Page:EB1911 - Volume 25.djvu/769

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regard the figures hitherto obtained as final ; moreover, the large wind force in squalls is probably subject to large local variations, the difference between the record of the squall of the 1st of June 1908 at Kew and Shepherd's Bush suggests that it may have been much stronger at Bushey, where the damage was done. The highest velocity in a gust hitherto recorded upon instruments belonging to the office is 106.5 m. per hour at Pendennis Castle on the 14th of March 1905. Gale force is defined for the purposes of the meteorological office as that of a wind which has an average velocity during an hour of 38 m. per hour. According to Simpson's results at Scilly or Holyhead, where the exposure is good, a wind that just got within the reckoning of gales would reach 44 m. per hour in the ordinary gusts, with occasional records of 51 m. per hour. Squalls with velocities reaching 55 m. per hour are not uncommon, and the range of wind velocity which constitutes a squall may be anything between 40 m. an hour and upwards of 100 m. an hour.  (W. N. S.)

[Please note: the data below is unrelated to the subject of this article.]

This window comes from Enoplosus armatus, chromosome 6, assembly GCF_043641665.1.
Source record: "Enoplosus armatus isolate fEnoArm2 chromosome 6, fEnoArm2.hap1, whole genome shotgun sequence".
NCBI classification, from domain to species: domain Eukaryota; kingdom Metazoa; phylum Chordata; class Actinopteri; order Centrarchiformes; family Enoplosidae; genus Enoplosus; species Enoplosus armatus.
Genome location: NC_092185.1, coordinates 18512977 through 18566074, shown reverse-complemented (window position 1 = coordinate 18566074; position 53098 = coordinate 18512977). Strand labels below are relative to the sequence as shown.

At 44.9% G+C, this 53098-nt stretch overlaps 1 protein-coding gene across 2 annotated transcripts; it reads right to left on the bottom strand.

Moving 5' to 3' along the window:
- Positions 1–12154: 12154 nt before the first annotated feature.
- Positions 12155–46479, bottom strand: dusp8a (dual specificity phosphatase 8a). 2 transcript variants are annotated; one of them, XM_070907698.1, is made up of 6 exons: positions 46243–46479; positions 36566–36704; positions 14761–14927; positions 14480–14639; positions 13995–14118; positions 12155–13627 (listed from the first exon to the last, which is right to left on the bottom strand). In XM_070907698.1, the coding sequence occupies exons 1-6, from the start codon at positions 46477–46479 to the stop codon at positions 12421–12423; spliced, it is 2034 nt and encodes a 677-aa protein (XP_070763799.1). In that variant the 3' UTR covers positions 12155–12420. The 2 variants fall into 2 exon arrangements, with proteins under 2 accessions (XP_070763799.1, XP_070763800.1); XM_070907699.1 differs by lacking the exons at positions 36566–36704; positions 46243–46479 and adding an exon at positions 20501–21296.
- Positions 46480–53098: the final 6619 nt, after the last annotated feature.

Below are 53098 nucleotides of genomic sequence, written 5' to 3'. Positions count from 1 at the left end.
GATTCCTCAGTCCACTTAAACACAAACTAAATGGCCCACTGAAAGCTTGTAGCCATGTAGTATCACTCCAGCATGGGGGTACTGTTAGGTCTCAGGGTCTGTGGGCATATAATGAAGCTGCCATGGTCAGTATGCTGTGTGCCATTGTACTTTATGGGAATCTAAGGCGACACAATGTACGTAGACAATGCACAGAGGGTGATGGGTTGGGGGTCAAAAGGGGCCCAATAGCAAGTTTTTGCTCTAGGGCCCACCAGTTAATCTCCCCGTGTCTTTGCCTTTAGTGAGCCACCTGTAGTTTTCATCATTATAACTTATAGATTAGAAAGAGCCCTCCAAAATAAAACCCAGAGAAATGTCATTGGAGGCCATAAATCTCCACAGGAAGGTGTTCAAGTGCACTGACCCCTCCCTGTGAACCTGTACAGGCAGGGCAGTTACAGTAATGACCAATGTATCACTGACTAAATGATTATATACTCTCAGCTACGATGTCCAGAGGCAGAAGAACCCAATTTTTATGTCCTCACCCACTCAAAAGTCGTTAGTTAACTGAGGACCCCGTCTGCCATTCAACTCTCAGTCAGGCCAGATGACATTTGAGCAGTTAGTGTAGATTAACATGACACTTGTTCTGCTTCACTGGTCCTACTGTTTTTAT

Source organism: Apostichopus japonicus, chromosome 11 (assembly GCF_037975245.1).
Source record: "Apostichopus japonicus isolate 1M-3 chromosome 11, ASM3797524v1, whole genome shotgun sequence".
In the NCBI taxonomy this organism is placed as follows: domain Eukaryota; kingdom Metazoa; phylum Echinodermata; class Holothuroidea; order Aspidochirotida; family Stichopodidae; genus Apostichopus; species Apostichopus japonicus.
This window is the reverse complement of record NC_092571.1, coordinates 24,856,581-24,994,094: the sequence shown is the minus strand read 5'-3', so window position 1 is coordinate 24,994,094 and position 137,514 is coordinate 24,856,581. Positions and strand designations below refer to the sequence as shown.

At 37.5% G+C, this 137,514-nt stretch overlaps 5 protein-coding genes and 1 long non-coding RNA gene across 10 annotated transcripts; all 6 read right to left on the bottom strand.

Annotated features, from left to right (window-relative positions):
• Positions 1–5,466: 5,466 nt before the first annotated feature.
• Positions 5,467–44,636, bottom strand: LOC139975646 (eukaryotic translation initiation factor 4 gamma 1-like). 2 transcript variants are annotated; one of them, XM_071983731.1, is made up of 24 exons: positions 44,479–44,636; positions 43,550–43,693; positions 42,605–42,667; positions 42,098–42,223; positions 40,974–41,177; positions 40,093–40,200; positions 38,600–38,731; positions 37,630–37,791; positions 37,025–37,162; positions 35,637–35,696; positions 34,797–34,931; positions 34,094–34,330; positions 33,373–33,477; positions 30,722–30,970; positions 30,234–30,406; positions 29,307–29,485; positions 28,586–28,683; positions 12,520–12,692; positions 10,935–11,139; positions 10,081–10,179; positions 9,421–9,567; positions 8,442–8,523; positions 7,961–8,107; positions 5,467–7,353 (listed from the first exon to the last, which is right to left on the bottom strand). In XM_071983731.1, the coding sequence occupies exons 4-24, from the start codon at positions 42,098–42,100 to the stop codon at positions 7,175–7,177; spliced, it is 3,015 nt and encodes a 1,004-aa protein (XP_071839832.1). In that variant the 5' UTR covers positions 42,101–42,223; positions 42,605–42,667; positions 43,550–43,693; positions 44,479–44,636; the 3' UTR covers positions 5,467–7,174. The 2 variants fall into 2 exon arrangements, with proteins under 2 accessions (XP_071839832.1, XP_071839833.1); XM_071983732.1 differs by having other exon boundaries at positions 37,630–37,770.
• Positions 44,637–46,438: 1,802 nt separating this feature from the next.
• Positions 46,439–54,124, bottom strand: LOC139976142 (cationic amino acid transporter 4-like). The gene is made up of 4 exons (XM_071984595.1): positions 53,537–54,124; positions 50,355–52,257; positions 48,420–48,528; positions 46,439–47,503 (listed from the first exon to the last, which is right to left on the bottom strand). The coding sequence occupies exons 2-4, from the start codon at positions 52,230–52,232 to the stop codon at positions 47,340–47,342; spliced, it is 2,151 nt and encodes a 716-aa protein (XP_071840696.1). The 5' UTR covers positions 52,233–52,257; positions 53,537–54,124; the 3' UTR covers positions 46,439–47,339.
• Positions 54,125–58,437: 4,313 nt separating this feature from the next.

SQUAW, the anglicized word for woman among the North American Indians; the Massachusetts Indian form is squa or schqua, the Narraganset squāwo, the Cree eskwuo, Delaware ochqueu, khqueu, &c. It is also used in composition with names of animals to denote the female.